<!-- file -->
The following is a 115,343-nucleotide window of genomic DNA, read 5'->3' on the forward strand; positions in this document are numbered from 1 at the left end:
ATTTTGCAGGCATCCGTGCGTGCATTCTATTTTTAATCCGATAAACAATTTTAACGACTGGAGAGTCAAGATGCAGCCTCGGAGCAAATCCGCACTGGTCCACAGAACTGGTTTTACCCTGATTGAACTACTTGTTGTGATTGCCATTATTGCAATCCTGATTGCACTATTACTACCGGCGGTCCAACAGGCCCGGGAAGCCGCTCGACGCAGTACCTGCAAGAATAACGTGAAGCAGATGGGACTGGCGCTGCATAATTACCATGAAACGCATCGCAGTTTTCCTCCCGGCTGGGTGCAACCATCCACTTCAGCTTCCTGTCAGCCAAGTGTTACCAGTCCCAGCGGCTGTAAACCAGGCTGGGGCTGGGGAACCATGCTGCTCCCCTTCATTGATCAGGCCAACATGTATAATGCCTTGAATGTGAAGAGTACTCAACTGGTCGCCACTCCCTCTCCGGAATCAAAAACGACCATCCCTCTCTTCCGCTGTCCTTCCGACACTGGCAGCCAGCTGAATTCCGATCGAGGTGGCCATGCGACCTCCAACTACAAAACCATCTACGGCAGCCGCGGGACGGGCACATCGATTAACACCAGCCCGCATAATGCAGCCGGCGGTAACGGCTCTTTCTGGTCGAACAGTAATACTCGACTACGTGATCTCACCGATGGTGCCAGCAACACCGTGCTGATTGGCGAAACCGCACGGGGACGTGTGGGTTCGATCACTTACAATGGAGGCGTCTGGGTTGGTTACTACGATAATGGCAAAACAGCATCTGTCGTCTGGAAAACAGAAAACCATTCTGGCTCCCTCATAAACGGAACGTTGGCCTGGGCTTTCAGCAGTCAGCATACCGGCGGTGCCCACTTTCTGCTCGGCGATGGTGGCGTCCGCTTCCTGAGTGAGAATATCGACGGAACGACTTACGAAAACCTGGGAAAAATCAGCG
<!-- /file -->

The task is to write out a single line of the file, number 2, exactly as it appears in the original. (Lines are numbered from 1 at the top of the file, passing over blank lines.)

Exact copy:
ATTTTGCAGGCATCCGTGCGTGCATTCTATTTTTAATCCGATAAACAATTTTAACGACTGGAGAGTCAAGATGCAGCCTCGGAGCAAATCCGCACTGGTCCACAGAACTGGTTTTACCCTGATTGAACTACTTGTTGTGATTGCCATTATTGCAATCCTGATTGCACTATTACTACCGGCGGTCCAACAGGCCCGGGAAGCCGCTCGACGCAGTACCTGCAAGAATAACGTGAAGCAGATGGGACTGGCGCTGCATAATTACCATGAAACGCATCGCAGTTTTCCTCCCGGCTGGGTGCAACCATCCACTTCAGCTTCCTGTCAGCCAAGTGTTACCAGTCCCAGCGGCTGTAAACCAGGCTGGGGCTGGGGAACCATGCTGCTCCCCTTCATTGATCAGGCCAACATGTATAATGCCTTGAATGTGAAGAGTACTCAACTGGTCGCCACTCCCTCTCCGGAATCAAAAACGACCATCCCTCTCTTCCGCTGTCCTTCCGACACTGGCAGCCAGCTGAATTCCGATCGAGGTGGCCATGCGACCTCCAACTACAAAACCATCTACGGCAGCCGCGGGACGGGCACATCGATTAACACCAGCCCGCATAATGCAGCCGGCGGTAACGGCTCTTTCTGGTCGAACAGTAATACTCGACTACGTGATCTCACCGATGGTGCCAGCAACACCGTGCTGATTGGCGAAACCGCACGGGGACGTGTGGGTTCGATCACTTACAATGGAGGCGTCTGGGTTGGTTACTACGATAATGGCAAAACAGCATCTGTCGTCTGGAAAACAGAAAACCATTCTGGCTCCCTCATAAACGGAACGTTGGCCTGGGCTTTCAGCAGTCAGCATACCGGCGGTGCCCACTTTCTGCTCGGCGATGGTGGCGTCCGCTTCCTGAGTGAGAATATCGACGGAACGACTTACGAAAACCTGGGAAAAATCAGCG